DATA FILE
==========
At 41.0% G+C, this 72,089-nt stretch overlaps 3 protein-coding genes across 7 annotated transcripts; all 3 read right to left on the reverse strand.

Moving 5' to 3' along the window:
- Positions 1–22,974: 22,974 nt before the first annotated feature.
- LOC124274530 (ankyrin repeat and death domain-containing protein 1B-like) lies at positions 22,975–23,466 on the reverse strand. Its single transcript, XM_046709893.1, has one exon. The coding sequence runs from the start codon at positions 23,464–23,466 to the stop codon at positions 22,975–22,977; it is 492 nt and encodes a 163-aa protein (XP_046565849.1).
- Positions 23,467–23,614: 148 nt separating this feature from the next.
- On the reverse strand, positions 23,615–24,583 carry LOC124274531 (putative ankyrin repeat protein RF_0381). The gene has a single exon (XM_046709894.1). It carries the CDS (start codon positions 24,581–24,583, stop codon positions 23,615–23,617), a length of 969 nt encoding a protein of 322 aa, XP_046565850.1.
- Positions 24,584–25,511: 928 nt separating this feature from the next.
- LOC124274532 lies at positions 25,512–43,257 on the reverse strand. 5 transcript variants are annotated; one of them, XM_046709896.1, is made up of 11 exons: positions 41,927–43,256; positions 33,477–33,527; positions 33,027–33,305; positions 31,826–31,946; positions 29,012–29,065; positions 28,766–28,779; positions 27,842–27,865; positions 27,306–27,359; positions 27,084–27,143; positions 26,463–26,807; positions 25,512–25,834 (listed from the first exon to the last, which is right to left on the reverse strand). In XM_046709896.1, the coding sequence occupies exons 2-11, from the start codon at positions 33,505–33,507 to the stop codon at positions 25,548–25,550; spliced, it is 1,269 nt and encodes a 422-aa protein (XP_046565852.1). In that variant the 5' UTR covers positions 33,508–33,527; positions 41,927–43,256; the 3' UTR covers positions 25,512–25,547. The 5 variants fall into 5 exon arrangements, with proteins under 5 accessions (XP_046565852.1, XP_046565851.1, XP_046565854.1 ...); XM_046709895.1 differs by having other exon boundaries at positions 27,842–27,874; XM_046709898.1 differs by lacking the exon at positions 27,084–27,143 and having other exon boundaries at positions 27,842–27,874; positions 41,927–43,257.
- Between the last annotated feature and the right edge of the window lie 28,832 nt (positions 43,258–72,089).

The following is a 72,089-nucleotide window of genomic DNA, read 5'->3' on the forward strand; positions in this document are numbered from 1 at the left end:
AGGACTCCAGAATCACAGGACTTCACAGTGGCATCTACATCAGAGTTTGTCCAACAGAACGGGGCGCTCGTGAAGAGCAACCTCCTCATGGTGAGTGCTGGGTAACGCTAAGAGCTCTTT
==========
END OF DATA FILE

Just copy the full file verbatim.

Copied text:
At 41.0% G+C, this 72,089-nt stretch overlaps 3 protein-coding genes across 7 annotated transcripts; all 3 read right to left on the reverse strand.

Moving 5' to 3' along the window:
- Positions 1–22,974: 22,974 nt before the first annotated feature.
- LOC124274530 (ankyrin repeat and death domain-containing protein 1B-like) lies at positions 22,975–23,466 on the reverse strand. Its single transcript, XM_046709893.1, has one exon. The coding sequence runs from the start codon at positions 23,464–23,466 to the stop codon at positions 22,975–22,977; it is 492 nt and encodes a 163-aa protein (XP_046565849.1).
- Positions 23,467–23,614: 148 nt separating this feature from the next.
- On the reverse strand, positions 23,615–24,583 carry LOC124274531 (putative ankyrin repeat protein RF_0381). The gene has a single exon (XM_046709894.1). It carries the CDS (start codon positions 24,581–24,583, stop codon positions 23,615–23,617), a length of 969 nt encoding a protein of 322 aa, XP_046565850.1.
- Positions 24,584–25,511: 928 nt separating this feature from the next.
- LOC124274532 lies at positions 25,512–43,257 on the reverse strand. 5 transcript variants are annotated; one of them, XM_046709896.1, is made up of 11 exons: positions 41,927–43,256; positions 33,477–33,527; positions 33,027–33,305; positions 31,826–31,946; positions 29,012–29,065; positions 28,766–28,779; positions 27,842–27,865; positions 27,306–27,359; positions 27,084–27,143; positions 26,463–26,807; positions 25,512–25,834 (listed from the first exon to the last, which is right to left on the reverse strand). In XM_046709896.1, the coding sequence occupies exons 2-11, from the start codon at positions 33,505–33,507 to the stop codon at positions 25,548–25,550; spliced, it is 1,269 nt and encodes a 422-aa protein (XP_046565852.1). In that variant the 5' UTR covers positions 33,508–33,527; positions 41,927–43,256; the 3' UTR covers positions 25,512–25,547. The 5 variants fall into 5 exon arrangements, with proteins under 5 accessions (XP_046565852.1, XP_046565851.1, XP_046565854.1 ...); XM_046709895.1 differs by having other exon boundaries at positions 27,842–27,874; XM_046709898.1 differs by lacking the exon at positions 27,084–27,143 and having other exon boundaries at positions 27,842–27,874; positions 41,927–43,257.
- Between the last annotated feature and the right edge of the window lie 28,832 nt (positions 43,258–72,089).

The following is a 72,089-nucleotide window of genomic DNA, read 5'->3' on the forward strand; positions in this document are numbered from 1 at the left end:
AGGACTCCAGAATCACAGGACTTCACAGTGGCATCTACATCAGAGTTTGTCCAACAGAACGGGGCGCTCGTGAAGAGCAACCTCCTCATGGTGAGTGCTGGGTAACGCTAAGAGCTCTTT